13. An Interested Party says:

    Clearly Rick Santorum has adopted his conservative positions on social issues purely for political gain. After all, he probably enjoys being called crazy, bizarre, disturbing, and dangerous by bloggers like you on a daily basis.

    Ahh, but that’s just the point…for someone who was pro-choice as late as 1990, the views he has now make him appear to be even more extreme and bizarre…

  14. JeffG says:

    Wow, this is just so sad. Santorum was personally anti-abortion, took an early legal issue that redounded to viability (making him reluctantly pro-choice), then, at 32, recently married and forced as a candidate to determine what his public stance going forward will be, he determined that he’d be anti-abortion as a legislator, as well.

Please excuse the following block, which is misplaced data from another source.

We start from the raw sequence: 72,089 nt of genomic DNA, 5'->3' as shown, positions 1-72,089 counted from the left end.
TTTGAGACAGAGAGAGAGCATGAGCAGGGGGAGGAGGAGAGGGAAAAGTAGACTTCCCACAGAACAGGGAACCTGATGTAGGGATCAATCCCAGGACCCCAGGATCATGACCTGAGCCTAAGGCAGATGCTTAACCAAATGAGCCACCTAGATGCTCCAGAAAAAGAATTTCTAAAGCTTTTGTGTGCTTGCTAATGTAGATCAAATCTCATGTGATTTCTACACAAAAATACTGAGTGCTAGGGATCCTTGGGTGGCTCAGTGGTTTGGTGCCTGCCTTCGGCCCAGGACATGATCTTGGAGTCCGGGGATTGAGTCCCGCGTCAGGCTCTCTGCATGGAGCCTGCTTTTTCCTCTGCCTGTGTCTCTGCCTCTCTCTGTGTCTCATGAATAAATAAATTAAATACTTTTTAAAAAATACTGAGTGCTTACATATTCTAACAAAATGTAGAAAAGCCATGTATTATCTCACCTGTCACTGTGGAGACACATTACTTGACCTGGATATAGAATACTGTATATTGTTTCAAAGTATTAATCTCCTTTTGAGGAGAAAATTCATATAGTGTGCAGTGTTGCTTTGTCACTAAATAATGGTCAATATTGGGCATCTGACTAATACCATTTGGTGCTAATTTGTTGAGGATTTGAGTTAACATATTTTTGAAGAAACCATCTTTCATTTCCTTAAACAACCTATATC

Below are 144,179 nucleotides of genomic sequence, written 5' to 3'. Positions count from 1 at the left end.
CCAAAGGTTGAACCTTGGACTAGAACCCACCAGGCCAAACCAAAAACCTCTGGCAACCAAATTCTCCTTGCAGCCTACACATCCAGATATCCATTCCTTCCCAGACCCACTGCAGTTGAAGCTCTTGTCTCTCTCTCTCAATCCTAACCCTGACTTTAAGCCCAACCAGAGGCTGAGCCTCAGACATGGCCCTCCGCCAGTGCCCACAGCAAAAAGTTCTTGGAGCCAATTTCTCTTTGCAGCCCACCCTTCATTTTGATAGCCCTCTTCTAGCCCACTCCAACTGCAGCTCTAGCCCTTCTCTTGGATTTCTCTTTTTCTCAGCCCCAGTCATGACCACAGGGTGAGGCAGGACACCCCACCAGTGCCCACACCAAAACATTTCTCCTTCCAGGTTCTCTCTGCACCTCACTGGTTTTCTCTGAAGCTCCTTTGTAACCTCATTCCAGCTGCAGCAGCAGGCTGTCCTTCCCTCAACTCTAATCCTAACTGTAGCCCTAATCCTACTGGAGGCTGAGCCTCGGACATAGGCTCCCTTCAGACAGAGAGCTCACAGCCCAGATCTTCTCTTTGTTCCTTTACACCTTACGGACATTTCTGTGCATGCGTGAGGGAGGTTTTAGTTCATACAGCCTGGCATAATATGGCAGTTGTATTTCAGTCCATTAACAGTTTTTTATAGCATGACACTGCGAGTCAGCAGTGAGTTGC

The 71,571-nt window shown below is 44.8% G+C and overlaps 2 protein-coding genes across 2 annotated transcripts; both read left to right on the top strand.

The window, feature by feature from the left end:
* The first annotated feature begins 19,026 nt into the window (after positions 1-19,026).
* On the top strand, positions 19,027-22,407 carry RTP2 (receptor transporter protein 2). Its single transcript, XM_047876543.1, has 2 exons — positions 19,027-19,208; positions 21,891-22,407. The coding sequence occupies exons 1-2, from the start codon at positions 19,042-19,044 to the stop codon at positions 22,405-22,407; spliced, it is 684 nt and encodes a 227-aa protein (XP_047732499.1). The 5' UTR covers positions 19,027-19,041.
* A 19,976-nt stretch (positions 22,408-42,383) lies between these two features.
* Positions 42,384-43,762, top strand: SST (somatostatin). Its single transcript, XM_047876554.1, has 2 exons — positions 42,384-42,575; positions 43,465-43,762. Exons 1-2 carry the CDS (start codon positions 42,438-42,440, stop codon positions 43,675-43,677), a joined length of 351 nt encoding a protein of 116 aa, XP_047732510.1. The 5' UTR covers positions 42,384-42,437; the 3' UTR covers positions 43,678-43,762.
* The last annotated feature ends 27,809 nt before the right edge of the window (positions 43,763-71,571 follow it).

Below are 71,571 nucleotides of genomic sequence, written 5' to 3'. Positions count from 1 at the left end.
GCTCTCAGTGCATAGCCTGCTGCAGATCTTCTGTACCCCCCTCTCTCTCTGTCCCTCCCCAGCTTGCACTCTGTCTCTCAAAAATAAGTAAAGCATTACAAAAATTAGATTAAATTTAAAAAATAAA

And he “switched” his position to the more socially conservative position while running for a seat in a liberal state.

    This is your indictment?

    This site has truly taken a turn for the worse with you engaging in your little strained, narrative massages, Doug.

    I mean, they’re not only predictable and hamfisted, but they rely on a kind of awkward consensus of naked emperor gazers within the site’s commentariat to even begin to feel sturdy.